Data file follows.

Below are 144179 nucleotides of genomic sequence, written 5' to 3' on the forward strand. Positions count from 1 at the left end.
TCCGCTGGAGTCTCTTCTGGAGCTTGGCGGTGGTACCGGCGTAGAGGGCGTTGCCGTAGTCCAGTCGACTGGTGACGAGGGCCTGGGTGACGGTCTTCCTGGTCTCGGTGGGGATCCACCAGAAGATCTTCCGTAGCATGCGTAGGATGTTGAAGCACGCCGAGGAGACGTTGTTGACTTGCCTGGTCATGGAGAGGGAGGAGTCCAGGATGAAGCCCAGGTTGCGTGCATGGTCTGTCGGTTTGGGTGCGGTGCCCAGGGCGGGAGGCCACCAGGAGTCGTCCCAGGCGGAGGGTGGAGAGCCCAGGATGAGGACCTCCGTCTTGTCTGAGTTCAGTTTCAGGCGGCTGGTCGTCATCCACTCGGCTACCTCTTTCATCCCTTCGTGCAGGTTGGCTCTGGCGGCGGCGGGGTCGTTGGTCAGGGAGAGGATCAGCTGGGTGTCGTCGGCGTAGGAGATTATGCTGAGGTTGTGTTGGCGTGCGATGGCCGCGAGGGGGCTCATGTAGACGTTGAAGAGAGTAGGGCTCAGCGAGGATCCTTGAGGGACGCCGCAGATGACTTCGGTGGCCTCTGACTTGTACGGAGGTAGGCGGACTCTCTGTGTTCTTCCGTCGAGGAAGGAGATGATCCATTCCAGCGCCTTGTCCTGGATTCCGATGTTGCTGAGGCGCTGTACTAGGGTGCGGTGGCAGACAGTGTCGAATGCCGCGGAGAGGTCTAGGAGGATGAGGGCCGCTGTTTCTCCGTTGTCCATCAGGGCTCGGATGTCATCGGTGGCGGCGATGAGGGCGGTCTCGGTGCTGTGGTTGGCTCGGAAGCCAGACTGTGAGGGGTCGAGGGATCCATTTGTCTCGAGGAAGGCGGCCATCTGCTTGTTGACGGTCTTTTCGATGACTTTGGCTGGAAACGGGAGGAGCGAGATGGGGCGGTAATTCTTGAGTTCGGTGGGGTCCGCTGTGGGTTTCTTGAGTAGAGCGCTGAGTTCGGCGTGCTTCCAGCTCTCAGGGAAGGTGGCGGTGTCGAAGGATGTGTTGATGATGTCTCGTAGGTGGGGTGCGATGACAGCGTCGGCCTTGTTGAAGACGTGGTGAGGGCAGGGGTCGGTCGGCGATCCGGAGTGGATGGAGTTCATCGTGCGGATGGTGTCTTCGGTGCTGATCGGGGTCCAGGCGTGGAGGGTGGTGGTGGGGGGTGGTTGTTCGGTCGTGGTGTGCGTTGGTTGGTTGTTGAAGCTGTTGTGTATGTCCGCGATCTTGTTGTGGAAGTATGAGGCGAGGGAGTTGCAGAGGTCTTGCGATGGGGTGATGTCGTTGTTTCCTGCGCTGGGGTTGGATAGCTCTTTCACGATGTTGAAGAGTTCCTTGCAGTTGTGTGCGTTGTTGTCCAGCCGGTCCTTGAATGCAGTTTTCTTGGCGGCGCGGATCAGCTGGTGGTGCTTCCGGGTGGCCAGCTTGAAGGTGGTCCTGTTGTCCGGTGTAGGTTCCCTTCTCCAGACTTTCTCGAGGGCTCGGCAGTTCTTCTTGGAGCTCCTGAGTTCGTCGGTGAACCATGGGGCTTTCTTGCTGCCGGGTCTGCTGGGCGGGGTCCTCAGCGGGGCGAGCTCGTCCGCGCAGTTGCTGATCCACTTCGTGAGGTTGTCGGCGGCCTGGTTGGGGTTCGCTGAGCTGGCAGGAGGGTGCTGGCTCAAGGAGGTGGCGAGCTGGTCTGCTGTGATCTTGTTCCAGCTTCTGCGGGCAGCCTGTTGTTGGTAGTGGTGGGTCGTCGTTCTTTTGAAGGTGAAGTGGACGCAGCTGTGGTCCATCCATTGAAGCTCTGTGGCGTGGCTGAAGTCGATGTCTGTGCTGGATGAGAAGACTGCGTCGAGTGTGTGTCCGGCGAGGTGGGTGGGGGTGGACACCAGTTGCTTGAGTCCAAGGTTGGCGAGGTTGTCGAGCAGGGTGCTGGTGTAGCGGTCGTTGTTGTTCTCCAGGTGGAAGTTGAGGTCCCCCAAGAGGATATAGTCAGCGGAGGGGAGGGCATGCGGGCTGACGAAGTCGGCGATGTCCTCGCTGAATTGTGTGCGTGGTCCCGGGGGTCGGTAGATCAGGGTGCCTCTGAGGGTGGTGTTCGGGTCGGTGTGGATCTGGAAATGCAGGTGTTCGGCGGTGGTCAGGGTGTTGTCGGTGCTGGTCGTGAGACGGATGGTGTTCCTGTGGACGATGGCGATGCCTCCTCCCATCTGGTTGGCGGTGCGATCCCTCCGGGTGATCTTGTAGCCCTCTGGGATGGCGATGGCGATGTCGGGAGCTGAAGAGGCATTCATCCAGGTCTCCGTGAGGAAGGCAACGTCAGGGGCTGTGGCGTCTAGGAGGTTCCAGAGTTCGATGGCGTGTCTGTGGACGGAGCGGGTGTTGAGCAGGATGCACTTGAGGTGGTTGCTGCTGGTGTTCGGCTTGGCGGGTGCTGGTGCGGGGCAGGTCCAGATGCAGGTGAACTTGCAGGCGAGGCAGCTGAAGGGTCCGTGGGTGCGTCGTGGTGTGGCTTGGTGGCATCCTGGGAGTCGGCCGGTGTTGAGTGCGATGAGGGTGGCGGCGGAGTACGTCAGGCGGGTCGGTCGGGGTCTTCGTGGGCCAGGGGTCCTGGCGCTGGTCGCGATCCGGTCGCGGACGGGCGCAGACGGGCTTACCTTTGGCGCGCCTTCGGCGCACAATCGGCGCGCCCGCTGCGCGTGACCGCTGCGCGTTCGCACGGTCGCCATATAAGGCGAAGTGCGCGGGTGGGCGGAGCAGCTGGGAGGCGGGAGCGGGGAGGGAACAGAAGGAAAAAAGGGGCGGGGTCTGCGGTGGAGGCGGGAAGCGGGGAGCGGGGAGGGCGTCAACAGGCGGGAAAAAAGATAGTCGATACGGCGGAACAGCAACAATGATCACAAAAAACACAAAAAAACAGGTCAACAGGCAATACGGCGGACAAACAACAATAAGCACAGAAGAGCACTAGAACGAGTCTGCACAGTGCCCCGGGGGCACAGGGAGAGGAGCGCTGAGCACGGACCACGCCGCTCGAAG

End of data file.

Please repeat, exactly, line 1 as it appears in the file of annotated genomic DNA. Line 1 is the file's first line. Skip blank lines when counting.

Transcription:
Below are 144179 nucleotides of genomic sequence, written 5' to 3' on the forward strand. Positions count from 1 at the left end.